Oswald Spengler and the Decline of the West

Oswald Spengler
(1880 – 1936)
Image: Bundesarchiv

On May 29, 1880, German historian and philosopher Oswald Arnold Gottfried Spengler was born. He is best known for his book The Decline of the West (Der Untergang des Abendlandes), published in 1918 and 1922, covering all of world history. He proposed a new theory, according to which the lifespan of civilizations is limited and ultimately they decay.

Already in Oswald Spengler was highly interested in historical events and he used his vivid phantasy to design fictional states into smallest details. After high school he decided to enroll at the universities of Halle, Munich, and Berlin studying philosophy, mathematics, and nature science. During his years in school and university, Oswald Spengler’s most significant influences were Ernst Haeckel, Hans Vaihinger, and Friedrich Nietzsche. Spengler originally planned on becoming a teacher, but after inheriting a large amount of money from his mother, he began his career as a writer.

First, Oswald Spengler authored several articles in magazine’s and newspaper’s culture sections and started working on ‘The Decline of the West’ in 1911. His masterpiece was published in 1918 as well as 1922 and Spengler face a wide ranged criticism. In certain social areas, he was praised as a political, literary, and cultural genius, and in others he was deeply despised.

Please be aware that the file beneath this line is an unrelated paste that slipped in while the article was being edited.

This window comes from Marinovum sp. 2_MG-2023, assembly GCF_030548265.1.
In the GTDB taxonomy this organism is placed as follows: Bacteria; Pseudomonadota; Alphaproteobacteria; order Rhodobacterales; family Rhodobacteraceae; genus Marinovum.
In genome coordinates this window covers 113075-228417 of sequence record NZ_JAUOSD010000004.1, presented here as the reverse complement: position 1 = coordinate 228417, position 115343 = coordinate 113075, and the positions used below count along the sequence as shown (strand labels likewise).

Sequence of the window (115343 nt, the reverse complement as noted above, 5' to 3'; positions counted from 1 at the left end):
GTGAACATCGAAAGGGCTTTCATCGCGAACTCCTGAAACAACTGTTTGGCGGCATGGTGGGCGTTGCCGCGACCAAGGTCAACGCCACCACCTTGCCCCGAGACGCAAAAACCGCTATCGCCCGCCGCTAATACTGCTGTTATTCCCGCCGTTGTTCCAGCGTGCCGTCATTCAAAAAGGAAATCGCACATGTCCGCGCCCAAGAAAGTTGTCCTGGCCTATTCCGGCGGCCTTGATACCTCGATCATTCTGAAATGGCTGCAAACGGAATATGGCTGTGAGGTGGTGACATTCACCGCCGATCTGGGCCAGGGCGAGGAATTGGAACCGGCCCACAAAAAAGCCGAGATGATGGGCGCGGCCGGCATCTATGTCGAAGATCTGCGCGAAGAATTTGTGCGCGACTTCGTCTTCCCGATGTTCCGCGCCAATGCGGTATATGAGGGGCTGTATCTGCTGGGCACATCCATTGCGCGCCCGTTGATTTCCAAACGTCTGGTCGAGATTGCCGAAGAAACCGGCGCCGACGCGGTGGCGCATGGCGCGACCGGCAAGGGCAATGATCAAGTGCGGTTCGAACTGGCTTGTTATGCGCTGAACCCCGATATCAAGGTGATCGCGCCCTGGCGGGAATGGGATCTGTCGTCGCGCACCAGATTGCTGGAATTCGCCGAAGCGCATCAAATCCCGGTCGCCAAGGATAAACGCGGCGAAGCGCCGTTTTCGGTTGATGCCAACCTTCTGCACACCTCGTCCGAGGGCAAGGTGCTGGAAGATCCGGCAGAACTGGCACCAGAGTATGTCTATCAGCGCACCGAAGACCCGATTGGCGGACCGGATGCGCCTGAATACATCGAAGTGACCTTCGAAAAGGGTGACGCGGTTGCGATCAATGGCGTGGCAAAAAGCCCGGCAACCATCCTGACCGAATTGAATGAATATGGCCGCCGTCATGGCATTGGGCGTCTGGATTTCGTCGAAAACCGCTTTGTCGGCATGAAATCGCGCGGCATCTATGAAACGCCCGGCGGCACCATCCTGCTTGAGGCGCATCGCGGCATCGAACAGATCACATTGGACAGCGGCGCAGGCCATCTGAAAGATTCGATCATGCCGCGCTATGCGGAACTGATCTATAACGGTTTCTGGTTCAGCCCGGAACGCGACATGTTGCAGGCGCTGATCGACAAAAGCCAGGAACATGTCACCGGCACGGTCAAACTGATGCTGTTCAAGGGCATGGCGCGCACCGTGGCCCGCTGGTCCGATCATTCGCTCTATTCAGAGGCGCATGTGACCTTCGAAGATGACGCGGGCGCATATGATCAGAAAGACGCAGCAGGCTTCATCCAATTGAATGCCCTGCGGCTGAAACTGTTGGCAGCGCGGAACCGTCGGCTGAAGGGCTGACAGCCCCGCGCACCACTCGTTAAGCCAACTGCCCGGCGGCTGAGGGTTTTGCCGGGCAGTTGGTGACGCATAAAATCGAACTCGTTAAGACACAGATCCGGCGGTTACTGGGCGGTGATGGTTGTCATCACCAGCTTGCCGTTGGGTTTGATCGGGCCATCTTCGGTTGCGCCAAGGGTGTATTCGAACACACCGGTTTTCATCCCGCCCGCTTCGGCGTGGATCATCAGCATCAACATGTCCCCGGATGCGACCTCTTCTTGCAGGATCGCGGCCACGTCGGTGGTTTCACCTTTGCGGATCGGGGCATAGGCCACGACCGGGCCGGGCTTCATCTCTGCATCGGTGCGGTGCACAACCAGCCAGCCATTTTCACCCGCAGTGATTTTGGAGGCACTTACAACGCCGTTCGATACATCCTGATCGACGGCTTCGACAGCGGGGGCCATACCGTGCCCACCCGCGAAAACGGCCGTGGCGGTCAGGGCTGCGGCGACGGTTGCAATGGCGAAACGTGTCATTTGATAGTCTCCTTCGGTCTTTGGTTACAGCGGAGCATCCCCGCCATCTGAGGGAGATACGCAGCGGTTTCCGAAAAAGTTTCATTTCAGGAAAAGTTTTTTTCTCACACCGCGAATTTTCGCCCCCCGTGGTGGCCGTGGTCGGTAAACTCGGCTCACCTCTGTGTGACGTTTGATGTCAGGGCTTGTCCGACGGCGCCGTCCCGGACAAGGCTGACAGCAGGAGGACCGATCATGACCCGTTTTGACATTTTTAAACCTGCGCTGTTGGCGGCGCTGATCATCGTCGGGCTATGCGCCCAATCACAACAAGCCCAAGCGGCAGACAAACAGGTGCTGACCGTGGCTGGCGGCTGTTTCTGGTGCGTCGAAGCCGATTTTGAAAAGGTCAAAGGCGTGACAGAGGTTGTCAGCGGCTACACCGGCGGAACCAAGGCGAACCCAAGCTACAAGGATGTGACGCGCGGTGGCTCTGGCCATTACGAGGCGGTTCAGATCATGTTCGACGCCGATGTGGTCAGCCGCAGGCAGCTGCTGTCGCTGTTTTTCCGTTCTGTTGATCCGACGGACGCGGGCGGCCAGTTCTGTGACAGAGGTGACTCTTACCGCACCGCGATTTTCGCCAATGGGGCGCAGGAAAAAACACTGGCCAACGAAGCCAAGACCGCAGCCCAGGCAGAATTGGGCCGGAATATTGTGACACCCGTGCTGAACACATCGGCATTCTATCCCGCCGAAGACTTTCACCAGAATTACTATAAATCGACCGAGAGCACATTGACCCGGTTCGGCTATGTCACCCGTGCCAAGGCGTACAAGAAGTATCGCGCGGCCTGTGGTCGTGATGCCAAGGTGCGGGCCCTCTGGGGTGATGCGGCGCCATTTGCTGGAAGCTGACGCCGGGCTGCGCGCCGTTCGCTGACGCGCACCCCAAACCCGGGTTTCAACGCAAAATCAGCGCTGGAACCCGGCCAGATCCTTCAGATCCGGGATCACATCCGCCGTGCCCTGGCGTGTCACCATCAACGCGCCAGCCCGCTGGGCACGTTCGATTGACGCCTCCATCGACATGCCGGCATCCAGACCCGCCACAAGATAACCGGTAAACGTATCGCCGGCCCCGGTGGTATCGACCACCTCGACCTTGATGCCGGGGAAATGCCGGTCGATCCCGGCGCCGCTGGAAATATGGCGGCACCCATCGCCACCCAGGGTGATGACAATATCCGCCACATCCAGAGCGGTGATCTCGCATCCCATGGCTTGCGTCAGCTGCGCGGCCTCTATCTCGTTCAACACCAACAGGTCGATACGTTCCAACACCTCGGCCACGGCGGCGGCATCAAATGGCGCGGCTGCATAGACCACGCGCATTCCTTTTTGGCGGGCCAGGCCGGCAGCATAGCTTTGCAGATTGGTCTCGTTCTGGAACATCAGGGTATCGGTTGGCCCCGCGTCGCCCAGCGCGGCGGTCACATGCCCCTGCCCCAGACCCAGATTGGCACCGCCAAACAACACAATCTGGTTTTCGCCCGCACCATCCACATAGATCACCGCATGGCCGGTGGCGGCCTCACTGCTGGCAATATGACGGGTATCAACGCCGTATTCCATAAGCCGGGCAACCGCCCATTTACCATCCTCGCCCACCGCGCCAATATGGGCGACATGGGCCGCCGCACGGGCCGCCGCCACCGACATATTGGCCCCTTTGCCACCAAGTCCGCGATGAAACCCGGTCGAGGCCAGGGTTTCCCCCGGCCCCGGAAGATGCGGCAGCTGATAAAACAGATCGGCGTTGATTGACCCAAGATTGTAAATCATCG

In his work, Spengler emphasizes how the Western world is about to end while its civilization witnesses the last season he titles as winter time. In his views, a western civilized person has a tragic role in history as he will never be able to reach his final goals. Oswald Spengler describes in his book that nearly all cultures somewhat undergo a similar patterns and the western world was about to reach its end. These theories were highly controversial and further explanations emphasized the author’s anti-democratical and anti-liberal view. He developed new thoughts on races, but his further explanations reject Hitler’s philosophy.

After his major work, Oswald Spengler distributed his philosophies and theories on the future of western civilizations in smaller works. He often mentioned his anti-democratic views and wished for a dictator, able to master the country’s inner and foreign policies, but at the same time he openly refused to accept Hitler as a leader and was known to be an emphatic opponent of the National Socialism.

At yovisto, you may enjoy a six part video lecture by John David Ebert on Oswald Spengler and his significant theories.

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